E.  The Detention Hearing

In most instances, your first contact with your client—whether you’re appointed or hired—will be at your county’s Detention Center. This is designed to ensure the child’s initial appearance in court. When they present a danger, they may or may not be with other child offenders.

As you know, the detention hearing is the equivalent of a bond hearing for an adult. I believe it is the most important aspect of your representation, at least in your initial relationship with your client.

An attorney should be very familiar with the five factors the judge or magistrate will consider. More importantly, the attorney must know how they apply to the client’s case as well as the client. A good attorney—keeping in mind the best interest of the child—will look at these factors and answer them honestly, then discuss those answers with the child before deciding whether to have a hearing or to waive that hearing. Many times a discussion with the prosecutor will result in an agreement to release the child (more on that later).

The five factors are relatively simple in nature, though they are sometimes more difficult to answer open and honestly. However, the child’s decision on whether to request a hearing or to waive (if the state is requesting detention) must be an “informed” decision—based on these factors. The factors are considered by the judge in making his/her determination. The factors are as follows (paraphrased):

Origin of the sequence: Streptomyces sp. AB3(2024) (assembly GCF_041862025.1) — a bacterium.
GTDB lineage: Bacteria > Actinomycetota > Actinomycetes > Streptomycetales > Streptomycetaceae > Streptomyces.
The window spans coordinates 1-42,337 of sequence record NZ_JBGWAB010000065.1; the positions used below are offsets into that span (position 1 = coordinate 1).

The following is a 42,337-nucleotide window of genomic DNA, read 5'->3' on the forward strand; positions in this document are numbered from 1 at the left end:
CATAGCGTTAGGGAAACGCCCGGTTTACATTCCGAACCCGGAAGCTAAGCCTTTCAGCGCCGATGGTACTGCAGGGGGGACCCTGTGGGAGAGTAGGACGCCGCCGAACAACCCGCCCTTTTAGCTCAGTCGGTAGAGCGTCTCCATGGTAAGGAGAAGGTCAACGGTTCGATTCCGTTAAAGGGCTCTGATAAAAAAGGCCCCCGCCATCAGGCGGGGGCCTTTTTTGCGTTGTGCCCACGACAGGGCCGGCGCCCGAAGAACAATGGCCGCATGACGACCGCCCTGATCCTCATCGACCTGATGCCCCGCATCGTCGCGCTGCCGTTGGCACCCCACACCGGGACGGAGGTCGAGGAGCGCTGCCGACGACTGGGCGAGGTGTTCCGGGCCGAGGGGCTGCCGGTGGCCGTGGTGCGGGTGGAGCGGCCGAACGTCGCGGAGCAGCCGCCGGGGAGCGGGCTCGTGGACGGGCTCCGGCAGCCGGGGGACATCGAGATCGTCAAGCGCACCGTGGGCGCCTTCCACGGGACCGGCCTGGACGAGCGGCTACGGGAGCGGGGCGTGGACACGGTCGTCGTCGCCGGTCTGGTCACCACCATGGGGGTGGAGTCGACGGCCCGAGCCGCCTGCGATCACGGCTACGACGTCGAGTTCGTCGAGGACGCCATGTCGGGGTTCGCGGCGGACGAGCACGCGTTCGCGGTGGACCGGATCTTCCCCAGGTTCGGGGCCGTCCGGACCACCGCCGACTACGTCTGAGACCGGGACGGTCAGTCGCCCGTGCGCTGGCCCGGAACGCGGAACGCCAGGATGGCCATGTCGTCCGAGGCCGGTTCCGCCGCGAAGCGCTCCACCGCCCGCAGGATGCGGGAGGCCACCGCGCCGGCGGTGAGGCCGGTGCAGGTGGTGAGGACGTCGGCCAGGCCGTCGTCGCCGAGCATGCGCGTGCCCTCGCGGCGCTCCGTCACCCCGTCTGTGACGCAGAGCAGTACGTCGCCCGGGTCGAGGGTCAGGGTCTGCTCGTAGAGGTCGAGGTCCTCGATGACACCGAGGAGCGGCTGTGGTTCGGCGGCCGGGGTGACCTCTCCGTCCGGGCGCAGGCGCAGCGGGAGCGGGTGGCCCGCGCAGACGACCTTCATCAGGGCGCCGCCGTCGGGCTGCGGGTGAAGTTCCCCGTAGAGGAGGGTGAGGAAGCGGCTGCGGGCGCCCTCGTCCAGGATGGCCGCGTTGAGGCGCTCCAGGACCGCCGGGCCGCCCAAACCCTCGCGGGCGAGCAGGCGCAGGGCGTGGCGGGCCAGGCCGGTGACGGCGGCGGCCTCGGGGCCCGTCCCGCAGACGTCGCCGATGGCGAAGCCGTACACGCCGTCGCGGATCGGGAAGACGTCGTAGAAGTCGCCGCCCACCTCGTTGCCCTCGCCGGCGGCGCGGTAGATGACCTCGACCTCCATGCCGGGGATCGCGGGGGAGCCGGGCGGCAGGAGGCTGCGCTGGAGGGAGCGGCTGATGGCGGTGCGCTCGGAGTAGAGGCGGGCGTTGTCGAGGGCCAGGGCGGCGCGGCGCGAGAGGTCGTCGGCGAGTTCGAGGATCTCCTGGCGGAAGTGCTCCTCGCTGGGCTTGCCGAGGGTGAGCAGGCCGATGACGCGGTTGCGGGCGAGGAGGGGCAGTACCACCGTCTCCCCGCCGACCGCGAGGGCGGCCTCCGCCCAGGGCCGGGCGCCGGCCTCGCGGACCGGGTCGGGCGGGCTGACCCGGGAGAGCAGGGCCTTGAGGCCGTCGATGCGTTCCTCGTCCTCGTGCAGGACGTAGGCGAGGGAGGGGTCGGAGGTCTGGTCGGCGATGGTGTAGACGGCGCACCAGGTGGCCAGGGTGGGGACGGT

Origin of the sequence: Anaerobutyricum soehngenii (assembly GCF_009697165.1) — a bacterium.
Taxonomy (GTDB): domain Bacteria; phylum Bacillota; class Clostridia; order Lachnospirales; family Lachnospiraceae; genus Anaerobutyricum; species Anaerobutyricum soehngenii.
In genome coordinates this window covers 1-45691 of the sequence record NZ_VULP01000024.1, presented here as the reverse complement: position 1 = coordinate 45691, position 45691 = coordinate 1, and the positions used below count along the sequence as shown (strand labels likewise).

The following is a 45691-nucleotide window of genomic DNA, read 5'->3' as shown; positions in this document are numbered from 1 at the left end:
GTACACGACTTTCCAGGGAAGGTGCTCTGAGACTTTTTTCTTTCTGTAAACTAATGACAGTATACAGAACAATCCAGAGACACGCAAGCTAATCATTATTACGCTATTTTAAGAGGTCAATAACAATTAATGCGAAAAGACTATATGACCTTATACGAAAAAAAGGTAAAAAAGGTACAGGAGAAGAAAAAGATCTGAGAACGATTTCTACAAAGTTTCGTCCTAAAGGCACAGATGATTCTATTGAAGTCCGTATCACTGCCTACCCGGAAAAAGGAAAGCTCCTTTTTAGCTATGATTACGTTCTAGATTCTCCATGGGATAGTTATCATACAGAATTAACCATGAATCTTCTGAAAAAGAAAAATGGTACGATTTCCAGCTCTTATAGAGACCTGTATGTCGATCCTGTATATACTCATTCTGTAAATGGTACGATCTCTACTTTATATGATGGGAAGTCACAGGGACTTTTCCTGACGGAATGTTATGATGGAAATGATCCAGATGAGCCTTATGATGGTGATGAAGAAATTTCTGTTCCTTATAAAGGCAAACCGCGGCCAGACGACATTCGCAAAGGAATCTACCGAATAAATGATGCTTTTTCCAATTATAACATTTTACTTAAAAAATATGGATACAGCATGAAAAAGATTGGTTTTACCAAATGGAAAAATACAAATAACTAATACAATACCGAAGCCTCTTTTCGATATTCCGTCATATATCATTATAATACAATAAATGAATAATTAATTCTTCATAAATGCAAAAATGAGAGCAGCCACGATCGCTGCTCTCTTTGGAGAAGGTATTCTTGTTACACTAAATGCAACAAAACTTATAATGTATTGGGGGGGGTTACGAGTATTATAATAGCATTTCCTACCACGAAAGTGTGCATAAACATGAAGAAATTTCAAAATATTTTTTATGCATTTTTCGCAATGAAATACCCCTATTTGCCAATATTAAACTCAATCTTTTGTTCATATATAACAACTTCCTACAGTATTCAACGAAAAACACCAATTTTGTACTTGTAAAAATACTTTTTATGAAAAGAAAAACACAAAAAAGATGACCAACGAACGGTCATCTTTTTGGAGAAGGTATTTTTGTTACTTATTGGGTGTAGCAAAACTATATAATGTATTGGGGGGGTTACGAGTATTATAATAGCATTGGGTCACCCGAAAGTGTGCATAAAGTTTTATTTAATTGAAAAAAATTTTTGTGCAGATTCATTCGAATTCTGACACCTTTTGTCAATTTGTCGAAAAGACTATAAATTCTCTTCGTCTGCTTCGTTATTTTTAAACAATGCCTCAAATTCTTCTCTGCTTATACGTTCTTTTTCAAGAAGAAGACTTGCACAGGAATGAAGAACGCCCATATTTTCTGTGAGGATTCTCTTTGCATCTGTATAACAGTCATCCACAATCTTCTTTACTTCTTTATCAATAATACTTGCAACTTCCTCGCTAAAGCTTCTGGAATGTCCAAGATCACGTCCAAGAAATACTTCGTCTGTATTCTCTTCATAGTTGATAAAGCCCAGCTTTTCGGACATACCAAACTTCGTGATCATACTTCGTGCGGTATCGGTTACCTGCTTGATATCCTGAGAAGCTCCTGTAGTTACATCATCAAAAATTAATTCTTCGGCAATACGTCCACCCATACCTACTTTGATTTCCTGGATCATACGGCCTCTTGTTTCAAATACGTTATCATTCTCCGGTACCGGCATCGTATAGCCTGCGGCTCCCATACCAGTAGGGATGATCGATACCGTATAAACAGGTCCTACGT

1.  Is the child likely to abscond or be removed from the jurisdiction?
2.  Can the parents take care of him/her—and will they? Does the child accept parental guidance or control?
3.  Will the parent bring the child to court?
4.  Is the child a danger to himself/herself or others?
5.  Has the child previously been found delinquent, and is he/she likely to commit another crime?

While all are considered and (in my humble opinion) up for broad interpretation, it is usually factors four and five that receive the most attention from prosecutors and judges. Never­theless, a meaningful discussion with the child and the parents (if appropriate) will usually lead to a correct decision on whether to challenge detention.

F.  Will the Child Cooperate?

This aspect of this list is rather straightforward. Short of confessing to the crime or incident, the child should cooperate while in detention. Encourage them to do so if you have a belief they may want to cooperate. Children who are on their best behavior will reap the benefits, as the discipline reports are almost always reviewed by judges when determining extended or subsequent detentions. Advise your client to stay away from befriending or antagonizing guards or other detainees. These attempted “relationships” almost always result in problems that can make their way back to the prosecution and, ultimately, the judge.

If the child is “dressed” for court, make sure the clothes are appropriate. Have your client be respectful to the judge, prosecutors, deputies, and court personnel. Make sure he/she is attentive, listening carefully and addressing the court in a proper manner.

G.  Maintain Your Credibility